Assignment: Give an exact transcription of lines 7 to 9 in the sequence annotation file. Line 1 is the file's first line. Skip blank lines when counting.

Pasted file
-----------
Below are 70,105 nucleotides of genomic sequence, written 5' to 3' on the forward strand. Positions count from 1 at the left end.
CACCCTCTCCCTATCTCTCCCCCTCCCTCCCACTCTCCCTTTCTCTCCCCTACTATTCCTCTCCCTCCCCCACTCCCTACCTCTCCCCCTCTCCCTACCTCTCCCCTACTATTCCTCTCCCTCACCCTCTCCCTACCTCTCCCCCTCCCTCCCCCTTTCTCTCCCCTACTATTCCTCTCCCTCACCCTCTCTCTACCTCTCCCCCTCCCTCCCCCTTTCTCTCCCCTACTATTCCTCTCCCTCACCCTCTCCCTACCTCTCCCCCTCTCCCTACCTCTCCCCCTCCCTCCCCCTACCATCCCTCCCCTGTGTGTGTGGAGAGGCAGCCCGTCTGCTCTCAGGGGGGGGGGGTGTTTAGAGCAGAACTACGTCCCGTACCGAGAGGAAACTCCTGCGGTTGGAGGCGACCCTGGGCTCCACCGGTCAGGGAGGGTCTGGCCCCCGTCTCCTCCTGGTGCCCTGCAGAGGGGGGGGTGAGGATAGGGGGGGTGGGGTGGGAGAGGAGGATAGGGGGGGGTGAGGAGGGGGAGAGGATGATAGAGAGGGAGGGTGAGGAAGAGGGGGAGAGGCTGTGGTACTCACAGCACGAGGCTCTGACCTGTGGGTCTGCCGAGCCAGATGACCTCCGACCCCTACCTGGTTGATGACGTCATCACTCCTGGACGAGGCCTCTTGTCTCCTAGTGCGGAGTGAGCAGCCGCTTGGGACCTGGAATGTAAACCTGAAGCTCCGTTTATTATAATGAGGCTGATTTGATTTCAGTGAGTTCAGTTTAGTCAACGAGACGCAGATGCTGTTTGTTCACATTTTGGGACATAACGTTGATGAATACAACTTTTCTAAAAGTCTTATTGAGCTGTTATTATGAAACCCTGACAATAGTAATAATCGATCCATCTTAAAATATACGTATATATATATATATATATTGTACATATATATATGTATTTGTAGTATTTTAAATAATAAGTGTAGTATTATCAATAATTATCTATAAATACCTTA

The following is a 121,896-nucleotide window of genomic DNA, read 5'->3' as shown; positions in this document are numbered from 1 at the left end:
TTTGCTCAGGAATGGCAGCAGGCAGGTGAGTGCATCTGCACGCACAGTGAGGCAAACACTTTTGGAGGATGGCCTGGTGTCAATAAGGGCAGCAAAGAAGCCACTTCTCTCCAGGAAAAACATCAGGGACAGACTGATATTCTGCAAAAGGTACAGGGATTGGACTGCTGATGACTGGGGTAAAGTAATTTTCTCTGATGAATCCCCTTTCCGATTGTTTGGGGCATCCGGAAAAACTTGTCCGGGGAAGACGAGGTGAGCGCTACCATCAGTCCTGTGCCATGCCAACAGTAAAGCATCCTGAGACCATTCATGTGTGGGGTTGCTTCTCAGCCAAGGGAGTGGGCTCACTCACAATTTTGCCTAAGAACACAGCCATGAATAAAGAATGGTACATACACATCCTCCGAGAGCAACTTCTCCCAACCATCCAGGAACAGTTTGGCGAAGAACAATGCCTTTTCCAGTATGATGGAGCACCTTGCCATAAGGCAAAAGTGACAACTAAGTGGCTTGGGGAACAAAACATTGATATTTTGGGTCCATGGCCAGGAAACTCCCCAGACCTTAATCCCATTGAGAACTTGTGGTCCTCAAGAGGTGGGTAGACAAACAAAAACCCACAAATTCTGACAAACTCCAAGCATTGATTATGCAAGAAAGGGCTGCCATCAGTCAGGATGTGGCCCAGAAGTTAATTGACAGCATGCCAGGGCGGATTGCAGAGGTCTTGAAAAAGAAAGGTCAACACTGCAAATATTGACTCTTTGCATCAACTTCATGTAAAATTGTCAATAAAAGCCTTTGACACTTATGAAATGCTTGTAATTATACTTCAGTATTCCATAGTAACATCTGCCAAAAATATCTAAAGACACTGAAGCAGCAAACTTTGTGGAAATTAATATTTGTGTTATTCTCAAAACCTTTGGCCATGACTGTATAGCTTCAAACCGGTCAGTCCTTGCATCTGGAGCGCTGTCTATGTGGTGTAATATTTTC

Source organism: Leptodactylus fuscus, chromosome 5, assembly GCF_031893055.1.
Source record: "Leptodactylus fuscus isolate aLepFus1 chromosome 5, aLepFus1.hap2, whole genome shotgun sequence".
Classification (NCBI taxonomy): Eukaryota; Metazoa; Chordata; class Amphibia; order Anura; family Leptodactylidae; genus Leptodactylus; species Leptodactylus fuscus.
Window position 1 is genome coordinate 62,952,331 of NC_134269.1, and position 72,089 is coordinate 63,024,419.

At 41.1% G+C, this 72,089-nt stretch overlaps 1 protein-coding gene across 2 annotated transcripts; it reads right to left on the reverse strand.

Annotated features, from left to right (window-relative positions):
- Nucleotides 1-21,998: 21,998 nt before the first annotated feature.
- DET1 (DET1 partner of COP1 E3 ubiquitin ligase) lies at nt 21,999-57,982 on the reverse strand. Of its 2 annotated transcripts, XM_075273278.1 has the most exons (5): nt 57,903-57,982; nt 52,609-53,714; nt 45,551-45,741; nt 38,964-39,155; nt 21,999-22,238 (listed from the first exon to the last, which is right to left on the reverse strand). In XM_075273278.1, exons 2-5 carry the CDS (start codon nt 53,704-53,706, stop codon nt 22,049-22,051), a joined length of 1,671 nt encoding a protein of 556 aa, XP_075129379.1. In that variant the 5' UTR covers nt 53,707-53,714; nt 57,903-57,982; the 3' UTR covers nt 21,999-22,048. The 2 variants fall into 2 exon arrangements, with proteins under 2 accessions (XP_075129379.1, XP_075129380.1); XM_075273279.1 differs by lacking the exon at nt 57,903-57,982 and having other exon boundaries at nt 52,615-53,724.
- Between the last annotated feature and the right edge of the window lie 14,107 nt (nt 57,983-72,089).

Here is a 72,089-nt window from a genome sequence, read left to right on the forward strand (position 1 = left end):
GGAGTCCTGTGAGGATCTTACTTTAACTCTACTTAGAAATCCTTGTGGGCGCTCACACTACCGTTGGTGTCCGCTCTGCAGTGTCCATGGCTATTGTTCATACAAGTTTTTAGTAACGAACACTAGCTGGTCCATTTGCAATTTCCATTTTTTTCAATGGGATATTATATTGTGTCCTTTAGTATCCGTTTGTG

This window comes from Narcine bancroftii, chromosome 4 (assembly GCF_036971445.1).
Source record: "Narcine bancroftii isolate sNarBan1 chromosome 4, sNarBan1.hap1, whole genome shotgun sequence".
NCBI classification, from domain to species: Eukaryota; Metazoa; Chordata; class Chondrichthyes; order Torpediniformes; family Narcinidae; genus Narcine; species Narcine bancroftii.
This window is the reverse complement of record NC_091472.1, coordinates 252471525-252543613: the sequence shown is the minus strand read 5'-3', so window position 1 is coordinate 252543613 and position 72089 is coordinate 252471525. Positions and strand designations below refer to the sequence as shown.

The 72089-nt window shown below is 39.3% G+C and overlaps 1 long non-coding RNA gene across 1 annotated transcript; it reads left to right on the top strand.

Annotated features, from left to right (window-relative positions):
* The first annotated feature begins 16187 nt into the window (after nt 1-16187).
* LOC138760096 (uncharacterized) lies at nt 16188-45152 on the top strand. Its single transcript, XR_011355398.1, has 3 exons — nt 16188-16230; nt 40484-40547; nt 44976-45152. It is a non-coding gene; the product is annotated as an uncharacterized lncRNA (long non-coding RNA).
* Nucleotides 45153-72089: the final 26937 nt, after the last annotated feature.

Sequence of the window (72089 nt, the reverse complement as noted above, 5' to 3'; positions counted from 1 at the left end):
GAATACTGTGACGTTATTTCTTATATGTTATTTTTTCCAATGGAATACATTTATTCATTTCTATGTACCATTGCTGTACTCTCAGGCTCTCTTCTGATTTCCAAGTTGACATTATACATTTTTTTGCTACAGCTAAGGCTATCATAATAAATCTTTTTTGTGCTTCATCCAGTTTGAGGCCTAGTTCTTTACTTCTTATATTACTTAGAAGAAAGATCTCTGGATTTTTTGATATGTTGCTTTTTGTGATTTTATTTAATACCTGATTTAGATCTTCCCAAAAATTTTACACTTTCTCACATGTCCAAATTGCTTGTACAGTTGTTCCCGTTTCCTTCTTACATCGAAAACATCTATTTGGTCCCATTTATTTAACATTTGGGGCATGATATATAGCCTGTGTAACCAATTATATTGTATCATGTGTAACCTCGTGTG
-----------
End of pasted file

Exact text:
Classification (NCBI taxonomy): Eukaryota; Metazoa; Chordata; class Amphibia; order Anura; family Leptodactylidae; genus Leptodactylus; species Leptodactylus fuscus.
Window position 1 is genome coordinate 62,952,331 of NC_134269.1, and position 72,089 is coordinate 63,024,419.

At 41.1% G+C, this 72,089-nt stretch overlaps 1 protein-coding gene across 2 annotated transcripts; it reads right to left on the reverse strand.